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Magnetic Concrete

Magnetite, iron filings, concrete mix, water.
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Recently an article about clear concrete appeared on slashdot. This technology embeds optical fibers into concrete. See-through walls. Cool.

So now replace the optical fibers with magnetite or similar. Stir, shake, add lemon and serve for a weakly magnetic concrete structure in your desired shape.

Not quite sure what you'd use it for, besides screwing up cellphone reception and sticking tools to the wall, but there's gotta be a use somewhere.

RayfordSteele, Apr 01 2004

Baked http://www.alvsten-.../New%20Magnetic.htm
Sorry, but one Dr Bengt Alvsten beat you to it. [DrCurry, Oct 04 2004, last modified Oct 21 2004]

[link]






       Magnetic picture frames of course. No more holes.   

       Railway structures for Maglev trains, perhaps.
Laughs Last, Apr 01 2004
  

       Erasing floppy disks
Making your CRT TV picture disappear
Rotating your room to face North, when the Earth's poles reverse.
Attracting Boy Scouts during their navigation training.
No demolition dust (sticks together).
Don't do this near a steel mill: the steel dust would make your house look like a fur ball.

By the way: how would you polarise it?
Ling, Apr 01 2004
  

       it would do it itself - magnets always point in the same direction.
miasere, Apr 02 2004
  

       Probably not when they are in concrete though (s'pose depending on the strength).
Might be easier to put regular iron filings in the concrete and then magnetise them afterwards...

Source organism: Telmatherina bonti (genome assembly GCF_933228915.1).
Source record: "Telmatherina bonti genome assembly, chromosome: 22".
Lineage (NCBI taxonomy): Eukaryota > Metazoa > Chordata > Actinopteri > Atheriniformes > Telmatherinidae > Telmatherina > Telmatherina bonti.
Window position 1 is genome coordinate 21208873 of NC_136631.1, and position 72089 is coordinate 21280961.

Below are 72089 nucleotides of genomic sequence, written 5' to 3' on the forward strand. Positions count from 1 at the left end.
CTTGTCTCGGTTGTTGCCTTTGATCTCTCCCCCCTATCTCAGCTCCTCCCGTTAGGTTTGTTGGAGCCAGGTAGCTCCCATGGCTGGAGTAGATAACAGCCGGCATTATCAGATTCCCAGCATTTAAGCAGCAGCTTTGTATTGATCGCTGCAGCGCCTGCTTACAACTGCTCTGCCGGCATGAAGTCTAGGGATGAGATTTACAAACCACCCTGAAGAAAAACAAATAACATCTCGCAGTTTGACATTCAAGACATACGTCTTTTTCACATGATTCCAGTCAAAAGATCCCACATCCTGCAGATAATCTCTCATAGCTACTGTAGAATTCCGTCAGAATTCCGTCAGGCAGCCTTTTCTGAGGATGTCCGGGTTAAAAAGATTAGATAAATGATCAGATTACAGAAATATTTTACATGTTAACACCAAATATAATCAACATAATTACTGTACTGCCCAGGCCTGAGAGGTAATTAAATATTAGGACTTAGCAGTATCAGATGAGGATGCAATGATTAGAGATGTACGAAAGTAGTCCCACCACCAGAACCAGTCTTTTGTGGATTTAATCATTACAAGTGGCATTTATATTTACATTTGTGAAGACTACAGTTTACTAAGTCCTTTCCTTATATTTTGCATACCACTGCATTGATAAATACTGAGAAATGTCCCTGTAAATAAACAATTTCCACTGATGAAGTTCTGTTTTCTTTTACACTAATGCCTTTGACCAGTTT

Aren't problems like this the reason engineers go to university...
MikeOliver, Apr 02 2004
  

       Mike that is civil engineering and materials science 2 separate disciplines
engineer1, Apr 02 2004
  

       //it would do it itself - magnets always point in the same direction//   

       Um, not always.
Detly, Apr 02 2004
  

       Ah, so we need to consult a civil engineer and a materials science engineer.
Which are you engineer1?
MikeOliver, Apr 02 2004
  

       I would think it would polarize itself as it hardened; maybe I'm wrong.   

       Not likely to be strong enough for maglev, although the shielded room idea is intriguing.
RayfordSteele, Apr 03 2004
  

       I think that if you vibrated the concrete while it's still wet the magnets would align themselves. You could also make the forms magnetic to help.   

       Passing a stong magnetic field over the still wet concrete should line them up. I wonder if flipping a stong magnetic field over the concrete would help vibrate the concrete?
Laughs Last, Apr 04 2004
  

       Non of the above i'm either a mechanical engineer or an automotive engineer depending on how you want to read my qualifications.   

       however i did have to do a bit of materials so know i don't know enough and making the assumption that all UK courses acredited by the IMECHE must be similar assumed that other similarly qualified engineers may not know either.
engineer1, Apr 04 2004
  

       Do this right with your ferro cement boat ... and you will always be headed in the right direction ... one pole or the other.
fasteddy, Apr 04 2004